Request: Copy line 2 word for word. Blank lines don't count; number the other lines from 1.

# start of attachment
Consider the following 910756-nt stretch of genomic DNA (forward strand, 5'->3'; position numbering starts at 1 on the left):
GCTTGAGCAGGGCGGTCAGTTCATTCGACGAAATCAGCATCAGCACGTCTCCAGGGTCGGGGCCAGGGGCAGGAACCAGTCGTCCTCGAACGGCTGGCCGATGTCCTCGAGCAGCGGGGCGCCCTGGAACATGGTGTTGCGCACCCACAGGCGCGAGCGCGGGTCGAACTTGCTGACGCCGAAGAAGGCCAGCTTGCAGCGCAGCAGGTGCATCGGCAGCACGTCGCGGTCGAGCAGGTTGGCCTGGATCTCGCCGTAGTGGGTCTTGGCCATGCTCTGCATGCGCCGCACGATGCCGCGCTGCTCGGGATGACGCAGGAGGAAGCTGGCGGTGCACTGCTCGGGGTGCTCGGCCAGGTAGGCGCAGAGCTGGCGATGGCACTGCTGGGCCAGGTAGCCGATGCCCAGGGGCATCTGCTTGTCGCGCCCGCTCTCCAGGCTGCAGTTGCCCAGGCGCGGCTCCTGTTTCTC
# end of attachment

GCTTGAGCAGGGCGGTCAGTTCATTCGACGAAATCAGCATCAGCACGTCTCCAGGGTCGGGGCCAGGGGCAGGAACCAGTCGTCCTCGAACGGCTGGCCGATGTCCTCGAGCAGCGGGGCGCCCTGGAACATGGTGTTGCGCACCCACAGGCGCGAGCGCGGGTCGAACTTGCTGACGCCGAAGAAGGCCAGCTTGCAGCGCAGCAGGTGCATCGGCAGCACGTCGCGGTCGAGCAGGTTGGCCTGGATCTCGCCGTAGTGGGTCTTGGCCATGCTCTGCATGCGCCGCACGATGCCGCGCTGCTCGGGATGACGCAGGAGGAAGCTGGCGGTGCACTGCTCGGGGTGCTCGGCCAGGTAGGCGCAGAGCTGGCGATGGCACTGCTGGGCCAGGTAGCCGATGCCCAGGGGCATCTGCTTGTCGCGCCCGCTCTCCAGGCTGCAGTTGCCCAGGCGCGGCTCCTGTTTCTC